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Rats get SAD, but backwards.

Most people are aware that the shorter days of winter lead to less sunlight exposure and can cause depression-like symptoms known as seasonal affective disorder, or SAD, but they probably aren’t aware that this process is reversed in rats.

New research from the University of California, San Diego, has found that actually rats experience increases in depression and anxiety when the days grow longer. Of greatest importance is the discovery that large changes in the day and night cycle cause a new chemical code to be adopted by the rat’s brain cells, allowing an entirely different neurotransmitter to stimulate the same part of the brain.

Read more at University of California San Diego

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  1. Caroline Copley


    Living in the southern hemisphere and watching the supermoon on the shortest day one can only reflect that now the Sun is coming back the weather will get colder, yes winter is worse here as the Sun is returning, so there is some kind of weather lag that I am sure the meteorologists could explain to me, or I could look up on Google.
    But in examining animals, although a similar weather lag could be involved, we must remember that well, most of them in Australia, are nocturnal. Therefore longer days are probably a disadvantage and mean less food intake rather than more.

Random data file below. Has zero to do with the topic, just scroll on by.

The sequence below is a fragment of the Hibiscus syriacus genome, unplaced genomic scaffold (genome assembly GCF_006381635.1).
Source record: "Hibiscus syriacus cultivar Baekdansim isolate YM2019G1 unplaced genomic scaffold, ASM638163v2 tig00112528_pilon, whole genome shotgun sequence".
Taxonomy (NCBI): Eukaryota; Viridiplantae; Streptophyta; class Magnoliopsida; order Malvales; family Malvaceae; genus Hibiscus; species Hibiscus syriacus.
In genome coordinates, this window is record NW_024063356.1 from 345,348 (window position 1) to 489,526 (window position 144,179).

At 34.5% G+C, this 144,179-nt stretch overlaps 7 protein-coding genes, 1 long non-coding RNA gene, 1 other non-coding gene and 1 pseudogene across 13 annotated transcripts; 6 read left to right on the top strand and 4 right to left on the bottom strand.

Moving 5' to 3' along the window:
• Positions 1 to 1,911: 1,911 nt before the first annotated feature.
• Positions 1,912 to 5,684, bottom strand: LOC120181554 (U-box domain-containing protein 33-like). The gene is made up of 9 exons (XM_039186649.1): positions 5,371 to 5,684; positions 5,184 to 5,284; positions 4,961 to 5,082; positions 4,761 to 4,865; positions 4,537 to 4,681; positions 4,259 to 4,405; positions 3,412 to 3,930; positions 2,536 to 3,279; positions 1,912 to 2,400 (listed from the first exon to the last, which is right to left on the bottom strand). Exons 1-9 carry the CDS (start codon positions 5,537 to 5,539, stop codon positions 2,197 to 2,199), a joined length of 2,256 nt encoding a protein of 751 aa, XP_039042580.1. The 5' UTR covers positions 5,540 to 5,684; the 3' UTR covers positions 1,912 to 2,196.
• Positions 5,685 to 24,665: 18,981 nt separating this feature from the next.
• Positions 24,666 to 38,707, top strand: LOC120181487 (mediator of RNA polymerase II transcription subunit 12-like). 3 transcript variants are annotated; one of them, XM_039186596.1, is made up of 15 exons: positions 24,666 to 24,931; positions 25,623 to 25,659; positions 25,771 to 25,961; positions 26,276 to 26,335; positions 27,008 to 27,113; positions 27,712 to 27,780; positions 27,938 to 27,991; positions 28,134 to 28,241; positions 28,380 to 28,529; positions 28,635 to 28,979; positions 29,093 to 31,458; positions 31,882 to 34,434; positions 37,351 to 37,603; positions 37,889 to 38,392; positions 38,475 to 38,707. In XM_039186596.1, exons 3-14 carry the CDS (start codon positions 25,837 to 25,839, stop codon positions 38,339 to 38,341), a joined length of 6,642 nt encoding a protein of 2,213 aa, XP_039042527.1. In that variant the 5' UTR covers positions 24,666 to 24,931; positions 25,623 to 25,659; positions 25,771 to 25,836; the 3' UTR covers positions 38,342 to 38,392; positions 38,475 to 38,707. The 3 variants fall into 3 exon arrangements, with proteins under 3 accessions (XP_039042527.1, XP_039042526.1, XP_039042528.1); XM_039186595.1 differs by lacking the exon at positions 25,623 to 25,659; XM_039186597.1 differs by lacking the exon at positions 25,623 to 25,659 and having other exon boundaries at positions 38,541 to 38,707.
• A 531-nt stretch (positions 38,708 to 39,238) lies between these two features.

Good research though, reminds us that nothing is ever as straightforward as it seems in Nature.

  2. Caroline Copley


    Sorry hadn't read the article, now of course I realise that you point out that the rats are nocturnal! Still, the weather lag may apply. Also interesting that the mechanism is hormonal. Hormones seem to be the stuff of life. Also interesting about the same neurons switching neurotransmitters. Nature is efficient, or lazy, depending on spin. Why double up if you don't have to?

    With the stress effect versus photoperiod, if you severely stress the rat which would be mean of course (!) no doubt there might be some effect. But generally my guess would be photoperiod would win out as causation for the hormonal switch.
    And I would also be willing to bet you Aust10c that the ratio will be 60:40. Why? Aha, my thought is along the lines of if the entropy in the universe were wildly greater than the order, we'd all be in trouble, so that the ratio of light effects to dark effects are likely to be close e.g. 60:40. Just a guess mind you.